Cap-and-trade systems have emerged as the preferred national and regional instrument for reducing emissions of greenhouse gases throughout the industrialized world, and the Clean Development Mechanism — an international emission-reduction-credit system — has developed a substantial constituency, despite some concerns about its performance. Because linkage between tradable permit systems can reduce compliance costs and improve market liquidity, there is great interest in linking cap-and-trade systems to each other, as well as to the CDM and other credit systems. We examine the benefits and concerns associated with various types of linkages, and analyze the near-term and long-term role that linkage may play in a future international climate policy architecture. In particular, we evaluate linkage in three potential roles: as an independent bottom-up architecture, as a step in the evolution of a top-down architecture, and as an ongoing element of a larger climate policy agreement. We also assess how the policy elements of climate negotiations can facilitate or impede linkages. Our analysis throughout is both positive and normative.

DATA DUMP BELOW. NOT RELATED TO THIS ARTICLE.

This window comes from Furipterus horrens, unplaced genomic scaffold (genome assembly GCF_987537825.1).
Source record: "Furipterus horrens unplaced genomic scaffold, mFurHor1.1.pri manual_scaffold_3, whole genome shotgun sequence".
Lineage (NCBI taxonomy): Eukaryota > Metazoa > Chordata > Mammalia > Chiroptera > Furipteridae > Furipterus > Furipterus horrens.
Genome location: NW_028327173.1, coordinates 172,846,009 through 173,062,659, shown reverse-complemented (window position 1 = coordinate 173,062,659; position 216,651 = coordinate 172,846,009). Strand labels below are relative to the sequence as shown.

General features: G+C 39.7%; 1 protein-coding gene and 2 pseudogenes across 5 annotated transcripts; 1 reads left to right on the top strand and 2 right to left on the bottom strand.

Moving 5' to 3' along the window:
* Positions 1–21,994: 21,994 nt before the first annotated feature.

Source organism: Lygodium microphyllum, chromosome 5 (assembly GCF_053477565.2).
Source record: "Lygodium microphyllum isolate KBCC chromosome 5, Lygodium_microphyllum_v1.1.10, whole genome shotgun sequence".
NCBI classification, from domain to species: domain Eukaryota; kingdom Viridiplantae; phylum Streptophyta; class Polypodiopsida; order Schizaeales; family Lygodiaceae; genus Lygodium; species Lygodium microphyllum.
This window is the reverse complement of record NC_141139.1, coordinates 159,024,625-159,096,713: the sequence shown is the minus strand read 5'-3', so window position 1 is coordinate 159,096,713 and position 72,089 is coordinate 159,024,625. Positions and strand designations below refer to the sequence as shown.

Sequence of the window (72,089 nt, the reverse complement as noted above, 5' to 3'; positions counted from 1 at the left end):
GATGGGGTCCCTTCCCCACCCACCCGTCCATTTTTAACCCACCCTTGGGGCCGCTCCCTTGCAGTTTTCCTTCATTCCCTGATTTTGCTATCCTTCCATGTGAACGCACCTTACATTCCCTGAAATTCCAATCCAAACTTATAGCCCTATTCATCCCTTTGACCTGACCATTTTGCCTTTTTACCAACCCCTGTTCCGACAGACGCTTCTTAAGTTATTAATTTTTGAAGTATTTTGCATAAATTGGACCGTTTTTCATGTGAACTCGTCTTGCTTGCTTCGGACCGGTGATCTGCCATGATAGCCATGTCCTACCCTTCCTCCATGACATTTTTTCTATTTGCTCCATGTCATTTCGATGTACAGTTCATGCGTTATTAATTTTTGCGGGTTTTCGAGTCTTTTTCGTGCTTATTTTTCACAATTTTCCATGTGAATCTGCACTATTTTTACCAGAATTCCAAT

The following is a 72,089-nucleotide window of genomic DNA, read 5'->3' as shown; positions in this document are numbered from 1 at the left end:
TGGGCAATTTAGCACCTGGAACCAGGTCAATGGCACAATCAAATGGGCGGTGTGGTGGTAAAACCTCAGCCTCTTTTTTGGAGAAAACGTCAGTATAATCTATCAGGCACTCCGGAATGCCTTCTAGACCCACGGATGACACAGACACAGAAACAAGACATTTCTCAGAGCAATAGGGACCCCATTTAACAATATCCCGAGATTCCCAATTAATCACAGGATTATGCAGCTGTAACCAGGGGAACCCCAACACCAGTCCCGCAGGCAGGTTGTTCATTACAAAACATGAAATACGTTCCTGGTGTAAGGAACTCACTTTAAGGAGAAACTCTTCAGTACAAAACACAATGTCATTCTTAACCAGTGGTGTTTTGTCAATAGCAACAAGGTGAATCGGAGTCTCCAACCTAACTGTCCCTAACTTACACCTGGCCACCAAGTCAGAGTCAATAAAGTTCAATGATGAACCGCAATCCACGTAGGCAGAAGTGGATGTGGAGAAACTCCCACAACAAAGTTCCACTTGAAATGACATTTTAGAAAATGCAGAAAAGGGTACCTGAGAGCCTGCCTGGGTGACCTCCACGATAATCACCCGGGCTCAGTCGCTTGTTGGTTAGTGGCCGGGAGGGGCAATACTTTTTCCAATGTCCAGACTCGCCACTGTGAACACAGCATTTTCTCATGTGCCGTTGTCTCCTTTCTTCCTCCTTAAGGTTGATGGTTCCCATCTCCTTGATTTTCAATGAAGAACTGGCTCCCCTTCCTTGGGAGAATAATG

Jaffe, Judson, and Robert N Stavins. “Linking a U.S. Cap-and-Trade System for Greenhouse Gas Emissions: Opportunities, Implications, and Challenges.” Washington, D.C. AEI-Brookings Joint Center for Regulatory Studies, 2008. aei-brookings_epri_paper.pdf


Stavins, Robert N. “Linking Tradable Permit Systems.” The Environmental Forum 25 (2008): 16. column_23.pdf


Stavins, Robert N, and Sheila M Olmstead. “A Meaningful Second Commitment Period for the Kyoto Protocol.” In The Economists' Voice: Top Economists Take on Today's Problems, edited by Joseph E Stiglitz, Aaron S Edlin, and Bradford J Delong, 28–36. New York: Columbia University Press, 2008.Abstract